Ah, January. The time when many things are new. Goals are set, plans are laid, ideas are pondered, and one’s fervor is in effect again. The hectic pace of the holidays are fading in the rearview mirror, and focus is again realigned, front and center.
Two weeks into the month and your stride is taking shape. This feels good, you think. This year, I’m going the distance. I’m completing everything I set out to achieve. Goals and timelines are revisited to track progress…things look pretty good.
Then, on a day you’re feeling especially accomplished, your credit card statement arrives. How did this happen? you think, frantically revisiting the past month one expense at a time. You fixate on the balance, then the minimum payment, and think, Well, within a couple months of being frugal, I can make this balance ‘reasonable’ again and return to normalcy. Living with a credit card balance is well…normal. Almost everyone has one.
After a slight panic attack, you decide on some ice cream to aid the depression. After a quick brushing off, back on the proverbial horse you go, and you continue with your goals. Concentrating on maintaining forward momentum, credit card statement #2 arrives, catching you by surprise. I never use that card, you think. Why do I have a statement? Oh, that’s right, I bought those gifts for family and friends. Wow…did I really spend that much money? What was I thinking? But it was such a good deal at 40% off!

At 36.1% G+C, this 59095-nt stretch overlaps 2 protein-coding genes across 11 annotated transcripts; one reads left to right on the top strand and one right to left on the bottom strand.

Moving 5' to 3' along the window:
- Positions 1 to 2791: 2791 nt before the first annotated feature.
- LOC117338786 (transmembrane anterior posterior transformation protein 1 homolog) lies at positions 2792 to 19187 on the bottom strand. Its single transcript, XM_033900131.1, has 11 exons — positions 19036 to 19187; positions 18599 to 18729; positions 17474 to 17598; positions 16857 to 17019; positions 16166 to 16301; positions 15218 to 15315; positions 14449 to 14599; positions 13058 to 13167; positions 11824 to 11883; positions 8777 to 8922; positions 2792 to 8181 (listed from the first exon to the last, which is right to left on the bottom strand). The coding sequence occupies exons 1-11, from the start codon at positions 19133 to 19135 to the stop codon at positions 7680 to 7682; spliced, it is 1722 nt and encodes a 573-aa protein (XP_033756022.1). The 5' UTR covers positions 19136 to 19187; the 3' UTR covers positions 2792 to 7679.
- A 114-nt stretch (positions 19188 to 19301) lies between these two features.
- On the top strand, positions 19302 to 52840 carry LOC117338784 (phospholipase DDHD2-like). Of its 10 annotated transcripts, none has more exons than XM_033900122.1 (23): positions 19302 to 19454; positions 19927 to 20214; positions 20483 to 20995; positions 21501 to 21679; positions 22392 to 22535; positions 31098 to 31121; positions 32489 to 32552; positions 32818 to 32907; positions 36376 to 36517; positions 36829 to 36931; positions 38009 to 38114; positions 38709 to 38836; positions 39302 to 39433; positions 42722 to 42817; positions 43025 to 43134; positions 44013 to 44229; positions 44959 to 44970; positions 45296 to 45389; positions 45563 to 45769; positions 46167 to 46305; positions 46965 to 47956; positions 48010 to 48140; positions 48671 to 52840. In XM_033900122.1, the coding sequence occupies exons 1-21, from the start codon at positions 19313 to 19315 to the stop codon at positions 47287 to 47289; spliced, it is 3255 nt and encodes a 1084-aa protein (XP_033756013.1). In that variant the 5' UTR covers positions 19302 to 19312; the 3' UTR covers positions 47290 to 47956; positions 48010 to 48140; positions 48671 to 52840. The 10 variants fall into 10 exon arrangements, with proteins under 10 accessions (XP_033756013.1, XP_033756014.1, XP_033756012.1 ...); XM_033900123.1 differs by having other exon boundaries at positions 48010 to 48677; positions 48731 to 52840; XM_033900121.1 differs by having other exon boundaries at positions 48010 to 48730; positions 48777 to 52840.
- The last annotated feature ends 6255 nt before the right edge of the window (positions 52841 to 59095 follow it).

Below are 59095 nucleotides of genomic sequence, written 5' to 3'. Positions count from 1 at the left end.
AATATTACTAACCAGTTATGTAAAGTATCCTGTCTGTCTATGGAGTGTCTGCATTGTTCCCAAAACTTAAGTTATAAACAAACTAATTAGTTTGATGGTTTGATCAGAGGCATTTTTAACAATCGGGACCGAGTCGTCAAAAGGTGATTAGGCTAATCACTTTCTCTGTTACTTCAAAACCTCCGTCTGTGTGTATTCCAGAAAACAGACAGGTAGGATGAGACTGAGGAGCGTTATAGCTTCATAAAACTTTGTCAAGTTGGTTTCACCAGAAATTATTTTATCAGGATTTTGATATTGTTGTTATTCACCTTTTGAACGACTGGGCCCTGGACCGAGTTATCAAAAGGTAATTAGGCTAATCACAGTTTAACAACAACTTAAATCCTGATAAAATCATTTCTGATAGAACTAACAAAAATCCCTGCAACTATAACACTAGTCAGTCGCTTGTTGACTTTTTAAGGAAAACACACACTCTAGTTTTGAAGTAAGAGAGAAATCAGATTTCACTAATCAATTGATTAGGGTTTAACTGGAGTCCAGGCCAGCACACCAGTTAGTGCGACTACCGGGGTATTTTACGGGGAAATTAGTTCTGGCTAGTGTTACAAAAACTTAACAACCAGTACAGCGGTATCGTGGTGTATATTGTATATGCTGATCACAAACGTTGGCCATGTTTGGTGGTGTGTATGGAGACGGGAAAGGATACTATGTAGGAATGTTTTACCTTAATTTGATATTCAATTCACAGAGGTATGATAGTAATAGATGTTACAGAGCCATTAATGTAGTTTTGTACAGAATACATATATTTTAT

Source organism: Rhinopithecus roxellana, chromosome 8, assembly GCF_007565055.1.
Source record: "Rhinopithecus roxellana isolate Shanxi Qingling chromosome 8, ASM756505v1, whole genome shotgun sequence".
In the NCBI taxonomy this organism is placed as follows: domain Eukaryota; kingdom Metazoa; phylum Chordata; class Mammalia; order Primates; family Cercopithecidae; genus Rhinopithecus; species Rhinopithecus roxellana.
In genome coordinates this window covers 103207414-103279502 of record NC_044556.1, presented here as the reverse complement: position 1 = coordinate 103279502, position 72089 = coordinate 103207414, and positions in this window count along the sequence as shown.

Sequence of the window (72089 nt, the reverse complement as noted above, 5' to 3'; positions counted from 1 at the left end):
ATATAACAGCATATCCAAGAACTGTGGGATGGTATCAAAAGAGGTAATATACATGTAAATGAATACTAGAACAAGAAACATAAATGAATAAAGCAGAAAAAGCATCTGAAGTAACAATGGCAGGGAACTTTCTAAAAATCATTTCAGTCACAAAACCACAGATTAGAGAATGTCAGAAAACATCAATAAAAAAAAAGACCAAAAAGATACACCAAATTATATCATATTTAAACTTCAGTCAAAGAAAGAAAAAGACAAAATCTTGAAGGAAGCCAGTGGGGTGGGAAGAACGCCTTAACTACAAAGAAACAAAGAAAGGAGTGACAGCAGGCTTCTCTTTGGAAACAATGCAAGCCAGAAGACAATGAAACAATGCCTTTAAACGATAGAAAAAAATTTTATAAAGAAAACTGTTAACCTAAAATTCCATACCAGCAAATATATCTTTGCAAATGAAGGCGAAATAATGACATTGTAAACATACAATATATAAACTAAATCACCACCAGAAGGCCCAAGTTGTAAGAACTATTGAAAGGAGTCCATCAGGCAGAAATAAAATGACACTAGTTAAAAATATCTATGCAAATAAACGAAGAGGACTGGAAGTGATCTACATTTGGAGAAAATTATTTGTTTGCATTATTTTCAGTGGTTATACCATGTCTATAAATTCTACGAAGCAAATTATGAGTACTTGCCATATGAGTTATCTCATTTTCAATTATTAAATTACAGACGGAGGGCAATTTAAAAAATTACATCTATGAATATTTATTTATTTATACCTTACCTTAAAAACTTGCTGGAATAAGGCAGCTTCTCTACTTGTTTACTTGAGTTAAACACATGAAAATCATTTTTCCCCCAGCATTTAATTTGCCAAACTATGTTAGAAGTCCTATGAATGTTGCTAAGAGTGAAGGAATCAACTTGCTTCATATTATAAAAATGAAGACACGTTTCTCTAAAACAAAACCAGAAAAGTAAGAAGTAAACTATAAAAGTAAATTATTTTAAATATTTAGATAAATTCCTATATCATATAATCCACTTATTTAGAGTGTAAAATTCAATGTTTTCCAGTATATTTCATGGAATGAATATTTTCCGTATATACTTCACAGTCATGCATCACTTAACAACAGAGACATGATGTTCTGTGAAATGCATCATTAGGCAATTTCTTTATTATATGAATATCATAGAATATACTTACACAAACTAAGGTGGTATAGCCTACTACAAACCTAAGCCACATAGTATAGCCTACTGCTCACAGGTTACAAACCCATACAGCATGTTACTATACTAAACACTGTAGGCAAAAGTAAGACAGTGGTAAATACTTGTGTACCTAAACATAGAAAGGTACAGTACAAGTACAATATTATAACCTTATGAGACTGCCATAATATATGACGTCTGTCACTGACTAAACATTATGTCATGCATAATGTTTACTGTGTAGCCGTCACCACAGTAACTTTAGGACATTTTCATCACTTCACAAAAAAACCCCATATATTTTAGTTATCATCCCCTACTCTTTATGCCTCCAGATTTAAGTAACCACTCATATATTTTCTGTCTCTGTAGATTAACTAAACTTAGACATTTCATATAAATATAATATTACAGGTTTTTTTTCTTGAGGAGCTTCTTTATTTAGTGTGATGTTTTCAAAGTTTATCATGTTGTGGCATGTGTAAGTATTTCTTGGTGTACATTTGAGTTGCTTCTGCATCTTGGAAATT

Now, the anxiety begins to creep in shifting your focus away from your goals. Ok, maybe a pizza and a couple beers will cheer me up, so you oblige. Now it’s the end of January, and three department store credit card statements arrive on the same day. Upon seeing the balances, “Yowsers!” you exclaim! But I had to look good for that party, and oh did I ever! Everyone was complimenting me on my outfit and it felt so good! Oh yeah…I forgot I splurged on those accessories. Did I really need them? Yeah, but everyone commented on how well I was put together. And those shoes…how I love those shoes!
Ladies and Gentlemen, you just fell into the trap. Companies spend hundreds of billions of dollars in advertising to part you from your money in exchange for their products. There is nothing inherently wrong companies doing this. What is wrong, is when a culture of image and debt becomes normal. Don’t believe the lie.
Proverbs 22:7 ESV
The rich rules over the poor, and the borrower is slave of the lender.
When in debt, you reside in a state of anxiety. Judgment is affected, which perpetuates bad decision making. Slippery is that slope and it rolls into every aspect of life.
Anxiety is never from God. Remember that. It is a warning sign that something is out of balance. Maybe you don’t carry credit card debt, but you made many impulse buys over the holidays. Now your bank account balance feels the effect, and you need to tap into one or both of your reserve accounts. All the work in the previous year of building up your savings account and emergency fund were negated during the holidays because either there was no spending plan, or if there was, you didn’t stick to it. Being in debt or hastily spending too much of your reserves are both equally as stressful.